DADDY GOODNESS - At the National Theater through October 7.
"It needs work."
That's what everyone always says about musical comedies in their pre Broadway runs. It can mean anything from hedging one's bet about something you personally love, just in case New York doesn't agree, to -- if you're a friend of the management -- a kind way of saying that it's hopeless.
Well, "Daddy Goodness" needs work. That is, it really needs work, which means that there's enough there to make a good show, but the problems, if not solved, will overcome the virtues.
These problems, in musicals, tend to be always the same: It's too long. There are extraneous dance numbers. The production is elaborate, but the plot line is skimpy. The stars are marvelous when they're singing and dancing but don't seem to know what to do with themselves in between.
Probably, this week's show will be different from the one shown to critics at the opening. That was just good enough to send one home with a pleasant sense of enjoyment -- mixed with the fervent hope that the people concerned with the show were at that moment ordering lots of coffee from room service.
The story is about an old derelict who is accidentally involved in what appears to be a miracle and, with the help of a sharp businessman, uses the opportunity to develop a highly profitable new religion, with himself as God.
At its best, it's a good-natured and spirited spoof on innovative religion. Ted Ross, the Cowardly Lion in the Broadway and film versions of "The Wiz," has another combination of grandiose delusion with a comic awareness of self-limits. Freda Payne, as a reformed prostitute, has some powerful numbers with lines such as "My heart is open, but the rest of me is closed." When the second-line characters have center stage, the quality of singing and dancing is maintained.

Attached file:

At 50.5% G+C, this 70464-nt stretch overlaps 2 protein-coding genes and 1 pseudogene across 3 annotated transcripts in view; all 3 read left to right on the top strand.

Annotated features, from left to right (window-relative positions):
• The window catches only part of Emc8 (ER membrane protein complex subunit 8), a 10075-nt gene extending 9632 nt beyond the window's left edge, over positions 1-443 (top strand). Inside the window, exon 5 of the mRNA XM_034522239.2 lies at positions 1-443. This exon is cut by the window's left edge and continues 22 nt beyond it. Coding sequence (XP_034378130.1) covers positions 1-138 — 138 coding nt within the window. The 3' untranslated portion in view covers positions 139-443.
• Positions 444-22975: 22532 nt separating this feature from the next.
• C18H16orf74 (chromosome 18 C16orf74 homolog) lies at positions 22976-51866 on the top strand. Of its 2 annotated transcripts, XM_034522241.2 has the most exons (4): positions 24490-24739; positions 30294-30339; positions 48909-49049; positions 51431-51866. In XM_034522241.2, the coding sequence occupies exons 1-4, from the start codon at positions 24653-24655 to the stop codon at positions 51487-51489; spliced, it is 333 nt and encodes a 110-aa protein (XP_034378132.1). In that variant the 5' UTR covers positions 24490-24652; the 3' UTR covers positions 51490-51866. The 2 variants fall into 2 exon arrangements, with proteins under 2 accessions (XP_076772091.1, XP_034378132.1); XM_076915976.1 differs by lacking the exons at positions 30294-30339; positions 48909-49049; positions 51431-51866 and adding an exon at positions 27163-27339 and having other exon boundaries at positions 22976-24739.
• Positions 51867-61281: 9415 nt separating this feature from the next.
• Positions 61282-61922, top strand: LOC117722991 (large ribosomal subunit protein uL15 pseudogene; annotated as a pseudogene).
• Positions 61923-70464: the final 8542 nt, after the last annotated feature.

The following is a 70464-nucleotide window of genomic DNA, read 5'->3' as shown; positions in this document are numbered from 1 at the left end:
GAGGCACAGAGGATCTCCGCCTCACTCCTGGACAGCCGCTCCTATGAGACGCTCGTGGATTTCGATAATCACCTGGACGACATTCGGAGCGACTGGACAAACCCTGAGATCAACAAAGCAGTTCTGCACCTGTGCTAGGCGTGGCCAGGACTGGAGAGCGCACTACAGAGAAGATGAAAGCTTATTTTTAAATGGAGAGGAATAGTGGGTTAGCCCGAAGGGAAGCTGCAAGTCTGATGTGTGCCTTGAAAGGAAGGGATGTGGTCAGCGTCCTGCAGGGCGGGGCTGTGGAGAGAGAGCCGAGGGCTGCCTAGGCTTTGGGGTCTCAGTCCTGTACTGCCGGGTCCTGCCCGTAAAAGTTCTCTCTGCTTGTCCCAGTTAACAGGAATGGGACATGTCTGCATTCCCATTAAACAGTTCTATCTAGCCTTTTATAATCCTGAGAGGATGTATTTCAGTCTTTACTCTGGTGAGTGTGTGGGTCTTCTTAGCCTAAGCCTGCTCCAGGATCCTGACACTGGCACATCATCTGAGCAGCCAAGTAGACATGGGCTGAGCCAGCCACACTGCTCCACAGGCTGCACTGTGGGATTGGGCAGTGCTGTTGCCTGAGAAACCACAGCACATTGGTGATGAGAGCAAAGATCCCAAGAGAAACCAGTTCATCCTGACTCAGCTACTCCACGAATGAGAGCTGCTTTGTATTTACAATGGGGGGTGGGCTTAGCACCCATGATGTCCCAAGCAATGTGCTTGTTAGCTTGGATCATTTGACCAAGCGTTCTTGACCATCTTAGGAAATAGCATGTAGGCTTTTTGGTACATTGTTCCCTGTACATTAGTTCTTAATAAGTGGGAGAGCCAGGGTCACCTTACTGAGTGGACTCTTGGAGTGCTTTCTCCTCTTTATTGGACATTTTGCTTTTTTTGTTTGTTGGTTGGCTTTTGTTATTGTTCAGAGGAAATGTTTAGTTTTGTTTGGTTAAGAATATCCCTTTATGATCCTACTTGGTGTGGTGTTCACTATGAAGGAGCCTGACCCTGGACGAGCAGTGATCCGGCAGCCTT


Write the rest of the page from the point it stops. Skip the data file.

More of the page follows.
But -- and it's a big but -- there's no plot structure to hold all this together. Adapted from a 1960 play by the late Richard Wright and Louis Sapin, the musical book, by Ron Miller and Shauneille Perry, pays little attention to the point, which should be Daddy Goodness's conversion from impersonating the Lord to developing a truly religious interest in the Lord's work. The songs, by Ken Hirsch and Ron Miller, take him from one feeling to another, but little attention is paid to how he got there.
Even less is done to sketch in the love story. Payne is somehow involved with a kind of Our Town narrator character, played by Rod Perry, but what keeps them apart after she has been saved, and what gets them back together again, remain a mystery. Musical audiences are willing to settle for very little in the way of live-story logic, but this omission is obtrusive.
Cutting the show ought to be simple. There are two numbers in a night club that, however cute, have nothing to do with anything. The gospel songs are spirited and funny, but, being all on the highest pitch, they lack the proper emotional buildup. That miracle scene in the beginning needs to be made more plausible, even for what calls itself "a musical fable," because it's crucial. Santo Loquasto's settings are clever, but so complicated that they keep drawing attention to themselves, rolling in and out and around.
What's needed, most of all, for everyone concerned, is an awful lot of midnight coffee.